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The Photography Reader edited by Liz Wells

Published by Routledge

Review by Conrad J. Obregon

As the editor Liz Wells remarks in her introduction, this book is concerned with histories of ideas about photography. Even though Wells herself falls into the trap of referring to the materials in this book as photography criticism, this is a book of readings in critical theory of photography, and as such is concerned more with history, sociology, semiotics, aesthetics, and epistemology. All of the works in the book were created after 1930 and include the writings of many of the great public intellectuals, like Roland Barthes, Susan Sontag and Umberto Eco.

After a general introduction by Wells, the book is divided into several parts, each of which deals with a particular aspect of photographic critical theory. Again Wells sets the scene and then a number of voices are heard from, either offering original theory, or analyzing a theory, or finding fault with a theory. For example, the general section offers selections from Barthes, Sontag and Walter Benjamin as well as articles by authors who clarify the thoughts of these writers. Thus W.J.T. Mitchell’s article on Benjamin’s “The Work of Art in the Age of Mechanical Reproduction” made explicit for me the basic conflict between Benjamin’s respect for the aura of the original work of art and his optimism about the ability of mechanical reproduction to make art available to the public.

The book covers a number of subjects in critical theory, such as photography and postmodernism, where several authors explain what the postmodern is in photography (I hasten to add “in photography” since the nature of postmodern seems to vary amongst the arts), and for me at least, explained what elements distinguished postmodernism from what I perceive to be the main stream of art photography. There is even a section on digital photography, which spent a great deal of print on an old question, how real is photography?

There is nothing about photographic technique here. In fact one question that is regularly on my mind when I read photographic critical theory is “how much use can this work be to the photographer?” Some photographers will find the discussion of the nature of images interesting, but I was hard pressed to understand how all of the broad theory will help in making a single image that better expresses the photographer’s vision of his work. (Interestingly, photographic critical theory may have diverged in this respect from literary critical theory where knowledge of some of the theory might help an author write a more effective work.) Moreover, except to the extent that photographic critical theory has identified certain broad philosophical trends in images, I’m not certain that all of this theory will help a single viewer to come to grips with a single photograph.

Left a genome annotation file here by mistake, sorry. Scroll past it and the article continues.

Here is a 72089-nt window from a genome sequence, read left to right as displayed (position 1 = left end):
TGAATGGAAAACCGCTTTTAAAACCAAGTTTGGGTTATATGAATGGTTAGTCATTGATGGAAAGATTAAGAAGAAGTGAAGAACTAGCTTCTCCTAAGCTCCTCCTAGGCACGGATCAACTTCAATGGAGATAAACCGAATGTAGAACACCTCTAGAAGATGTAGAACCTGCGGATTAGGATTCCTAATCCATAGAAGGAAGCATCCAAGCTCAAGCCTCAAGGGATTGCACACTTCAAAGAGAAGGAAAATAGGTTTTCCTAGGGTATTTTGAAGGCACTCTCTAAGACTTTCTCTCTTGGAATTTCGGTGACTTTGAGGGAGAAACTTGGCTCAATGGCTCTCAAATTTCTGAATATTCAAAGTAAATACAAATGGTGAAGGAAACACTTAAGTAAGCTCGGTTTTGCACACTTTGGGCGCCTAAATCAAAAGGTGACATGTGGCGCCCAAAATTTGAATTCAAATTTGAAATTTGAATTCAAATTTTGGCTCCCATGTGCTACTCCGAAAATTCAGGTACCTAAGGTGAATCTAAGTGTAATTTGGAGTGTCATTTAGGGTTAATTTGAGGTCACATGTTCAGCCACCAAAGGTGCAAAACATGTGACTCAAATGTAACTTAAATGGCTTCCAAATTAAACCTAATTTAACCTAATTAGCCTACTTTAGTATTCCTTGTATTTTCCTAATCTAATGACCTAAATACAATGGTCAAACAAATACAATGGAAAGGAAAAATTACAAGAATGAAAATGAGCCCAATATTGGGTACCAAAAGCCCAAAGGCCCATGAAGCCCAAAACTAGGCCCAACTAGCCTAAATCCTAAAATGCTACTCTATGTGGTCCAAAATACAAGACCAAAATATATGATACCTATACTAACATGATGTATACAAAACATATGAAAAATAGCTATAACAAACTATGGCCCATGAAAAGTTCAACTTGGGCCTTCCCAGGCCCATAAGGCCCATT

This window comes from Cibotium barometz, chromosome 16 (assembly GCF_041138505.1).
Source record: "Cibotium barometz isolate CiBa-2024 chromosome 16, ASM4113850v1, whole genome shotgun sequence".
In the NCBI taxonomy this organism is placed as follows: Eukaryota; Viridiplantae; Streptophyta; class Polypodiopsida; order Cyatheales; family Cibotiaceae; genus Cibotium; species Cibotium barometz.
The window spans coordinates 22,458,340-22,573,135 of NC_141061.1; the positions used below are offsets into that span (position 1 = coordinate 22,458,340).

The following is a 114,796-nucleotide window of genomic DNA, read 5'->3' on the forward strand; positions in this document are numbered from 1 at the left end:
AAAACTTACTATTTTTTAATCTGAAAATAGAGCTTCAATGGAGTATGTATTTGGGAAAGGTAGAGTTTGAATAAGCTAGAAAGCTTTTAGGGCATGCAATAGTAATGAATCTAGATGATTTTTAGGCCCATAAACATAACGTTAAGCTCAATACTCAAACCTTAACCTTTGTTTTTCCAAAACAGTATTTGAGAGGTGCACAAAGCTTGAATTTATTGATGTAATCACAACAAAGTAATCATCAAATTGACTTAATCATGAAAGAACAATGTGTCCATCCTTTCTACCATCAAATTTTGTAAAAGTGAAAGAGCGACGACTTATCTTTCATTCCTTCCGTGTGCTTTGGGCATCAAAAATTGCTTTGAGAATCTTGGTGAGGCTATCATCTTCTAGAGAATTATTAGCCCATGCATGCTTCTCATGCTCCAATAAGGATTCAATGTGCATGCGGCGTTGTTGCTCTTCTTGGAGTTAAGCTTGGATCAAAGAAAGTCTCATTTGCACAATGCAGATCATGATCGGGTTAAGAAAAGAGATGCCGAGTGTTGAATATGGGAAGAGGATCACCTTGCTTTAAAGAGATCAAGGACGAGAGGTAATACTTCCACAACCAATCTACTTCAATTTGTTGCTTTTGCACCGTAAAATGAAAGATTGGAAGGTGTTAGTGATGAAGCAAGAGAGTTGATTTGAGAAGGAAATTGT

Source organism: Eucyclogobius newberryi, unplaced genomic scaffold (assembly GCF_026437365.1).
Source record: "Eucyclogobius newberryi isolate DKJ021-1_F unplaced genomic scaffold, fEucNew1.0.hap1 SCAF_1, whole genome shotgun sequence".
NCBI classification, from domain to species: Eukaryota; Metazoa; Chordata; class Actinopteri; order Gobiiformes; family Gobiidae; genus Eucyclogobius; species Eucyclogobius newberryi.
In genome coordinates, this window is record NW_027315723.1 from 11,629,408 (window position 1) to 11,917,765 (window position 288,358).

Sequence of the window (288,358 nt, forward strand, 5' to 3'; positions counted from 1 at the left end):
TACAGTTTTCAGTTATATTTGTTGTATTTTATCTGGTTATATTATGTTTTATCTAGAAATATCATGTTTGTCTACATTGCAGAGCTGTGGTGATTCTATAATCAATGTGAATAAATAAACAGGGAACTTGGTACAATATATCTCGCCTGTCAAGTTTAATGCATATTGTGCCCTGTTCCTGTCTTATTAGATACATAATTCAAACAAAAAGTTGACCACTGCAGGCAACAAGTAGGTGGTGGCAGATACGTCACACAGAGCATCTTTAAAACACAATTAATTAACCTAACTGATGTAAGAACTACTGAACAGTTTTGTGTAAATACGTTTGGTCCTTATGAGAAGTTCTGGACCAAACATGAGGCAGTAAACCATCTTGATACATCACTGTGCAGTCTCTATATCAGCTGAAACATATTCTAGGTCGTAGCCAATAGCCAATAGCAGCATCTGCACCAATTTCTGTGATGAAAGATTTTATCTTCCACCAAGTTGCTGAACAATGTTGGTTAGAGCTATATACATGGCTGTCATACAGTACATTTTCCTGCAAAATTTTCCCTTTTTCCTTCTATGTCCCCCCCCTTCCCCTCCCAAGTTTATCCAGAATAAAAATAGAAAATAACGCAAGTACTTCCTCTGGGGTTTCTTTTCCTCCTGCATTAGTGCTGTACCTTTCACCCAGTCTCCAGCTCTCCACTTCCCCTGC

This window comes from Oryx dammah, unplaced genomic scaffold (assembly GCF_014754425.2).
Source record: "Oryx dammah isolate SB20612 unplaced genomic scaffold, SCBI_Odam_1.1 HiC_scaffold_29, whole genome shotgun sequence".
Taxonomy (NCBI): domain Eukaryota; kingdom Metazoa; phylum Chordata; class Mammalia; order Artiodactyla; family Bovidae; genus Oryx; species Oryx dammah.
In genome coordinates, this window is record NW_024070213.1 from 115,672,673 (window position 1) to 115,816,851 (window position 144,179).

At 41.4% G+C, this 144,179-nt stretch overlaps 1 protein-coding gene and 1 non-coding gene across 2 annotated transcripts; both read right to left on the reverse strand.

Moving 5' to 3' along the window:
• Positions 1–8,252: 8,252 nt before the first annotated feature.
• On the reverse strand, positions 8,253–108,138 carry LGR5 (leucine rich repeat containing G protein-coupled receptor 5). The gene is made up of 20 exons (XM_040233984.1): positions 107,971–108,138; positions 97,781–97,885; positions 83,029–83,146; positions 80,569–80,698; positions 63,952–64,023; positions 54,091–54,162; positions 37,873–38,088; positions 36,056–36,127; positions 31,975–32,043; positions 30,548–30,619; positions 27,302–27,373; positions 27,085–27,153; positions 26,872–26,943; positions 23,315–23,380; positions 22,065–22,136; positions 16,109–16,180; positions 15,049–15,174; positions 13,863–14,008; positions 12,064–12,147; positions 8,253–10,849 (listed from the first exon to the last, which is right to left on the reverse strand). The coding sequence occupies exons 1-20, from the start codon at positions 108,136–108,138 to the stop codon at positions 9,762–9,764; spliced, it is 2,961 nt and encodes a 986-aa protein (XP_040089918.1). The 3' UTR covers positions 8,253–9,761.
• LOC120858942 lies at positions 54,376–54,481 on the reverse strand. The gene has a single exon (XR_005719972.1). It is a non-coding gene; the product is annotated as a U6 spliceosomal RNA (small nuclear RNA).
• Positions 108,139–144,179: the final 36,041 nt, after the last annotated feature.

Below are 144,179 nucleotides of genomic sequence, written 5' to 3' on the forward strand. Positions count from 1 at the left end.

Many of the concepts in this book are hard to grasp and I expect that many of the selections will require several readings to understand. However, as I’ve said elsewhere, reading the originals of the articles that Wells has assembled is probably the best way to come to terms with the deep roots that photography has sunk into modern culture.

Join the conversation! 3 Comments

  1. Thanks, I will have to take a look at this book. I can use all the help I can get

  2. I’ve struggled with Barthes, Sontag and Benjamin and agree it stretches the brain muscles but I find it fascinating. I can suggest one possible practical use – improved ability to critique own and other’s work. Experience grappling with semiotics, æsthetics, etc. even if only to stand by and watch some of the greatest minds of our century do their thing provides a broader frame of reference, a richer vocabularly and sense of the history of these kinds of ideas. It might even inspire or help generate some new ideas that would raise the reader’s ability to critique photographs above the level of “I like this, I don’t like that” or purely technical suggestions for improvement.

    It also provides some heft when discussing those age-old questions. I’m sure that a direct line between struggling with these difficult ideas and producing better photographs wouldn’t be easy to draw, but just like going to museums to look at great paintings helps train the eye, wouldn’t you think this helps train the brain – with surprising and unpredicable but positive results to follow?

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Founder of Photofocus.com. Retired traveling and unhooking from the Internet.

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